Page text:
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How to Build Lean Muscle: 5 Ways to Get Incredible Results



Fitness couple touching hands in a gym backround

How to Build Lean Muscle

Do you want to know how to build lean muscle?

It may require hard work, but it doesn’t have to be hard to understand, and if you know what you’re doing, then you can justify putting in the work because you know you’ll get results.

So take it from someone who knows how to build lean muscle; it is as much a process as it is an achievement, but along with the process is your true potential for unbelievable results.

Here are 5 ways to build lean muscle that you won’t hear about anywhere else.

Understand Muscle-Building Exercises

Every single muscle that you have, from your traps to your calves, has an exercise that is the most effective for building muscle.

Walk into the gym and focus your efforts on that exercise before anything else. Reap the benefits of doing what matters when it matters most.

In my opinion, focus is what creates confidence in the gym. lack of confidence is a common reason why most people who start working out end up stopping. However, when you’re focused, you don’t have to worry about anything else other than your workout. The attention to your workout will create your confidence because you can become damn good at working out with that focus.

That focus will teach you how to build lean muscle mass.

Which Exercises are Best for Building Lean Muscle?

Exercises that are the best for building lean muscle are the ones that allow you to lift the most weight, and only after you have finished with these big exercises, should you do other exercises. Know these exercises, and make them the focus of your workout program to build lean muscle.

This isn’t chess; in the gym, you move your king first.

These exercises are more often than not compound movements; requiring the effort of your entire body. For you to begin building lean muscle, you need to lift heavy weights, period.

Lifting heavy does not mean lifting a particular amount of weight; it simply means doing exercises that inherently allow you to lift heavier amounts of weight than other alternative exercises.

The more weight you lift the more testosterone you produce, and testosterone directly increases muscle protein synthesis which in turn increases lean muscle mass. Just don’t skimp out on your form, because it will cost you results and leave you prone to injury.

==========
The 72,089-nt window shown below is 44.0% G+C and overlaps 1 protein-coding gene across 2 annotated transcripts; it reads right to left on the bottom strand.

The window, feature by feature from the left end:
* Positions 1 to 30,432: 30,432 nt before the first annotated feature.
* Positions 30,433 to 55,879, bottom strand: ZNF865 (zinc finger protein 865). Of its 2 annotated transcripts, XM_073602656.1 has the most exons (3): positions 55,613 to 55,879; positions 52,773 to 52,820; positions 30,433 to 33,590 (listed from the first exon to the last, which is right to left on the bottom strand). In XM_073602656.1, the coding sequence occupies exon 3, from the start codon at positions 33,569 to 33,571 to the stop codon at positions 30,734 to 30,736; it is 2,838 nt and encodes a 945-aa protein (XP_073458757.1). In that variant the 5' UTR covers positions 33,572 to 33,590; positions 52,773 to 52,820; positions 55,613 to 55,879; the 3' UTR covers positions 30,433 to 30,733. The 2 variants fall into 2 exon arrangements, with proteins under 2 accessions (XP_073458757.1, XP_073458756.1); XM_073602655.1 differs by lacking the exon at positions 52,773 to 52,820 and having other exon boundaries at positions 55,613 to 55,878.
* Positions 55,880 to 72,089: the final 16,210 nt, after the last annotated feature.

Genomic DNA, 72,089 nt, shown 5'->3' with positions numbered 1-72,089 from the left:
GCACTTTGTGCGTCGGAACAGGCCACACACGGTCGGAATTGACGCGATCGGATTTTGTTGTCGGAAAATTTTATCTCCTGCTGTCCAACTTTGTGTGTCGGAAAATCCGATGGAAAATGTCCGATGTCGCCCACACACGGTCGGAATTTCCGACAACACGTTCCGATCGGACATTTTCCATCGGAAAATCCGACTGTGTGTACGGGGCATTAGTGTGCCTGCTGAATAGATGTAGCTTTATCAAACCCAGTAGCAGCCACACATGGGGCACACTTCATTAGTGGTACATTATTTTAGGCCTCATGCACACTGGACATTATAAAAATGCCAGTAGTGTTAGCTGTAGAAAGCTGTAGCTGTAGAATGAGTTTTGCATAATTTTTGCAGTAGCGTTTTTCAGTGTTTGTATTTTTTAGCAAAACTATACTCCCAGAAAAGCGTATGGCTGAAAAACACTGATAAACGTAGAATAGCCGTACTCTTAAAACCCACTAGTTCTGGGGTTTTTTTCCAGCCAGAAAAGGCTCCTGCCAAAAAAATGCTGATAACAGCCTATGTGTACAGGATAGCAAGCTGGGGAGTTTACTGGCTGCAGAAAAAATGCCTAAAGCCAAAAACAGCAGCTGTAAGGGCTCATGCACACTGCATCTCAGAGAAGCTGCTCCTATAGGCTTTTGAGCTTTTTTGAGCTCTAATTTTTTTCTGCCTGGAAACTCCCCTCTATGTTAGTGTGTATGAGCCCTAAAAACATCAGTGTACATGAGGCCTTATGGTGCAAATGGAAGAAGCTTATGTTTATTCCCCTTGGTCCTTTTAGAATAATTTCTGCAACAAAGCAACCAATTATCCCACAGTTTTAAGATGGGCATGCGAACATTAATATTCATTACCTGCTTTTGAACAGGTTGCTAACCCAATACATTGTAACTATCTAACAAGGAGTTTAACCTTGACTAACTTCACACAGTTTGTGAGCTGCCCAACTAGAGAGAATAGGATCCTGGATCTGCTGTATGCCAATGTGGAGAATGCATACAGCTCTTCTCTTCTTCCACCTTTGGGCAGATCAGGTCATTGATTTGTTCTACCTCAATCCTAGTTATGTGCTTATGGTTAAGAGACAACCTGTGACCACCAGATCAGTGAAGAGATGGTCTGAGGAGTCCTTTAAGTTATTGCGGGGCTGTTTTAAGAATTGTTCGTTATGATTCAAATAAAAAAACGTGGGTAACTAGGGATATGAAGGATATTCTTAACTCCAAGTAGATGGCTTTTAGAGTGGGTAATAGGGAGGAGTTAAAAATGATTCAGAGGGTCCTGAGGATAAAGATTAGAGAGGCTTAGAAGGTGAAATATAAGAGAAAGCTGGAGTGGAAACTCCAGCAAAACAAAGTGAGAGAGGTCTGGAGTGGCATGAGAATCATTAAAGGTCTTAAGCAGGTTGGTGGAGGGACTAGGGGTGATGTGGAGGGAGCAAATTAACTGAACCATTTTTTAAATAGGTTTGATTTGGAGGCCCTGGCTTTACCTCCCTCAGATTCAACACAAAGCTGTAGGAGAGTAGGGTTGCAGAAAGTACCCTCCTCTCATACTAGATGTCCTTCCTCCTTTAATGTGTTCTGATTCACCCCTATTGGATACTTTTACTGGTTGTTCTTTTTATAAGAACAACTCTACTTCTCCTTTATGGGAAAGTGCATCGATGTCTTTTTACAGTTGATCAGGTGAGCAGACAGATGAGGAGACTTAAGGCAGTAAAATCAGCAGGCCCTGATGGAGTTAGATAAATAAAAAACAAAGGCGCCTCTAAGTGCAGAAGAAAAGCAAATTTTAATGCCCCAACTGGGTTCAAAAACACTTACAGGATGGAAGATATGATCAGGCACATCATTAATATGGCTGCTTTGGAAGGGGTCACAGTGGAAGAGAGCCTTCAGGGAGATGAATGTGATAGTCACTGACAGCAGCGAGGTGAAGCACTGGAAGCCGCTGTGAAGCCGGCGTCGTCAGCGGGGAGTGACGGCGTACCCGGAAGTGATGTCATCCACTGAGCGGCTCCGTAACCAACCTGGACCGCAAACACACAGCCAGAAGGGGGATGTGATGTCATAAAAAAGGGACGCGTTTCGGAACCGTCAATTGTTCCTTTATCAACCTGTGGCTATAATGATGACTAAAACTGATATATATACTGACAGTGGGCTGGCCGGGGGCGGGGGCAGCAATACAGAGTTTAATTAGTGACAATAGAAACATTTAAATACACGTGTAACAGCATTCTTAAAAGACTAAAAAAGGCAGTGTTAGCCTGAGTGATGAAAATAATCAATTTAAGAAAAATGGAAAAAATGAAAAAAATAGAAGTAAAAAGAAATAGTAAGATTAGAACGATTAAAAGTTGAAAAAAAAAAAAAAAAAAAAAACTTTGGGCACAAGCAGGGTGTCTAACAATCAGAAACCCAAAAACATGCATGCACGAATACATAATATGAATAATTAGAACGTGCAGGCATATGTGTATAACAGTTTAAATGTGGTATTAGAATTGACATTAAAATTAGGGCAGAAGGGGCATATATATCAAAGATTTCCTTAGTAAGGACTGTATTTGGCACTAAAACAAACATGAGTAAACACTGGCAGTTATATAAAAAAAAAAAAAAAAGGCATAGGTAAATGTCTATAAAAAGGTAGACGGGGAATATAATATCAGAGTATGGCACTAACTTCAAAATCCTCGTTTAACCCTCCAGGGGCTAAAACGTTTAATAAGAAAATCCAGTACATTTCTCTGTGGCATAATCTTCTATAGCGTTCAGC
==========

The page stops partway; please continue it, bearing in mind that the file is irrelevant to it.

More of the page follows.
When you pick a muscle to work out, ask yourself what exercise for that particular muscle will allow you to lift the most weight, and then focus on those ones first.

The Best Muscle-Building Exercise for Each Muscle Group

If you want to know how to build lean muscle, you need to know the exercises that build your muscles most. The following are what I consider to be the king exercise of every muscle group:

  • Chest: Barbel Bench Press – When bench press is done correctly, even the legs help with the movement.
  • Back: Pull-Ups – Your body weight counts as weight too. I live by weighted pull-ups, but you can start off simple and still get amazing results. Pick a number of how many pull-ups you would like to do for your back day and reach it, using assisted machines to help you get stronger until you master it.
  • Shoulders: Barbel Shoulder Press – You can’t lift nearly as heavy when using dumbbells for shoulder pressing, so by default, this is my go-to for shoulders.
  • Biceps: Barbell Curls – To really put on the muscle, you can use the same barbell that you bench press with.
  • Triceps: Close grip bench – Think of them as dips, only you’re lying down and pushing up. Perhaps by mastering the dip, you’ll come to experience how effective this exercise is because the range of motion for dips is similar.
  • Legs: Barbell Squats -In addition to being able to lift heavier weights to alternative exercises, the squat movement is a very effective range of motion. Range of motion and heavy weights are big factors for muscle growth; hence, the reason weighted pull-ups are my go-to for back.

Shock the Muscle